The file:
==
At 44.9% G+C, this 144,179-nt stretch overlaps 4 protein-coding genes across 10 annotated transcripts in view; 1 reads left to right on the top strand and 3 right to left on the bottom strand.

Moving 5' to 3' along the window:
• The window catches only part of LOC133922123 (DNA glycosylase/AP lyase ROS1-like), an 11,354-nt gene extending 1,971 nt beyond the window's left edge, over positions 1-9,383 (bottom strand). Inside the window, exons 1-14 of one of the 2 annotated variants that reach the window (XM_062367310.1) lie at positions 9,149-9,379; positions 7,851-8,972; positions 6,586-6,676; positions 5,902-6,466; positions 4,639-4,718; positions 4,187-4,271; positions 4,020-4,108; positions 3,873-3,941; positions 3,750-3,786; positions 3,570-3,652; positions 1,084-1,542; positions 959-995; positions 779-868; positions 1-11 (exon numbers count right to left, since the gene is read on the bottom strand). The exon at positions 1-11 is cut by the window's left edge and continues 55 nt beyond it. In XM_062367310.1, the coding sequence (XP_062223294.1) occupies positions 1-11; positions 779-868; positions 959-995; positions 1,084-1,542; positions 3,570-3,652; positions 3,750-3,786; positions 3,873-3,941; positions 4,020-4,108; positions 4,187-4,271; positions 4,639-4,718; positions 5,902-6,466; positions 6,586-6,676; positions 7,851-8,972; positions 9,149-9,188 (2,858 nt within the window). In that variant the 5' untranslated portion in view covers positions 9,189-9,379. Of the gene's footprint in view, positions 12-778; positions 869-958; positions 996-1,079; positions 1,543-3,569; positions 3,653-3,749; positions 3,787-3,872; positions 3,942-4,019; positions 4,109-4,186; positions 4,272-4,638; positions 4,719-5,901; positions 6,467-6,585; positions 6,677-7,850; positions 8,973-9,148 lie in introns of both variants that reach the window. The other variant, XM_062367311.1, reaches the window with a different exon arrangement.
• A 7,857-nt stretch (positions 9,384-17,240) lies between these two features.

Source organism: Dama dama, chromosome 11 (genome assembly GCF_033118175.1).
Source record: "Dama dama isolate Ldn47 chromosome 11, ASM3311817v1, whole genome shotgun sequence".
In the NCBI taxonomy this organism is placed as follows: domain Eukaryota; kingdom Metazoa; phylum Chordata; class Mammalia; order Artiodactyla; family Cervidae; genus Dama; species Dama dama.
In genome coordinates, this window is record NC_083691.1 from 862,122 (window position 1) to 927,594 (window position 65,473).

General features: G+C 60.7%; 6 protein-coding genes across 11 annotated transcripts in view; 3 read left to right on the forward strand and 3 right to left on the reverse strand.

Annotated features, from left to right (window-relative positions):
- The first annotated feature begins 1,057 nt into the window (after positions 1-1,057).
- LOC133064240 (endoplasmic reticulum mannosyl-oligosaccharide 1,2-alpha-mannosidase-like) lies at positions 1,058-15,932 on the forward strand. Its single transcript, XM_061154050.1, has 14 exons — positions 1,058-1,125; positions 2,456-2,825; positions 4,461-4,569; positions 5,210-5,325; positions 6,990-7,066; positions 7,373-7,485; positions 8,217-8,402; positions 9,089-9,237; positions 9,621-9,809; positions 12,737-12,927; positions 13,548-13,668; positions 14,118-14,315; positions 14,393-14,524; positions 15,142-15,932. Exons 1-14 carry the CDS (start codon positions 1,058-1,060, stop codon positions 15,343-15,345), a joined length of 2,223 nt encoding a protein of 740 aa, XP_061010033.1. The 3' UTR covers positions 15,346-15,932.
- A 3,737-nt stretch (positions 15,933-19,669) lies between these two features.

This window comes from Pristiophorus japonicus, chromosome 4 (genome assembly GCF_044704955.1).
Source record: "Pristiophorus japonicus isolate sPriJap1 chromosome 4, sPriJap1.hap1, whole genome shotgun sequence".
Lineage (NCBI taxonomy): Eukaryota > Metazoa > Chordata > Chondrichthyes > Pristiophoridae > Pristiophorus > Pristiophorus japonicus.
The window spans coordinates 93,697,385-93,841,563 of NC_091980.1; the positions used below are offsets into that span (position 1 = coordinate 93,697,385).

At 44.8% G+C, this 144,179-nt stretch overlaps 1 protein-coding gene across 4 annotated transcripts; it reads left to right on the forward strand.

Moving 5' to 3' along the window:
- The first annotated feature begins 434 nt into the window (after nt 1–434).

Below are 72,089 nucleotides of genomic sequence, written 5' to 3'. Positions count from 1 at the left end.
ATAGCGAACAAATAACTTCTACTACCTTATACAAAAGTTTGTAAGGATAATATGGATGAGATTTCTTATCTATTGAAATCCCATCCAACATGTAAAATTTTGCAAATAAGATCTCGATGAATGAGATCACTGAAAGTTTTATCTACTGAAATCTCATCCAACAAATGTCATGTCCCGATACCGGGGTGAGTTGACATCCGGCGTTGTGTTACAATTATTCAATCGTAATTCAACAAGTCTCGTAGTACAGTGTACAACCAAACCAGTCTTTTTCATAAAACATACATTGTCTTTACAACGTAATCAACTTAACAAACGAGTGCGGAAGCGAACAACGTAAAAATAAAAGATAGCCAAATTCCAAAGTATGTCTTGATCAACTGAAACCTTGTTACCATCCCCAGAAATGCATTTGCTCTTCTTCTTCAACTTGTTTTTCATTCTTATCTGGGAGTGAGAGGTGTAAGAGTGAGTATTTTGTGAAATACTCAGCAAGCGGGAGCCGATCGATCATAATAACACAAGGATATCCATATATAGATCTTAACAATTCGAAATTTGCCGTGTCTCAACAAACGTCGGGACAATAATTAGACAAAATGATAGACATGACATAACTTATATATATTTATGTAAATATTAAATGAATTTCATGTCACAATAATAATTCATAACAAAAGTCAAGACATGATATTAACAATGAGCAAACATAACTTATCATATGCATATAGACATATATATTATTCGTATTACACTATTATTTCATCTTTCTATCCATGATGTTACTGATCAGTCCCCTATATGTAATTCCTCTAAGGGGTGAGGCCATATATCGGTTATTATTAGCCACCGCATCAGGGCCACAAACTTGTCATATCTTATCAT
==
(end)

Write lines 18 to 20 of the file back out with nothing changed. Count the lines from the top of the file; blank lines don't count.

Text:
At 44.8% G+C, this 144,179-nt stretch overlaps 1 protein-coding gene across 4 annotated transcripts; it reads left to right on the forward strand.

Moving 5' to 3' along the window:
- The first annotated feature begins 434 nt into the window (after nt 1–434).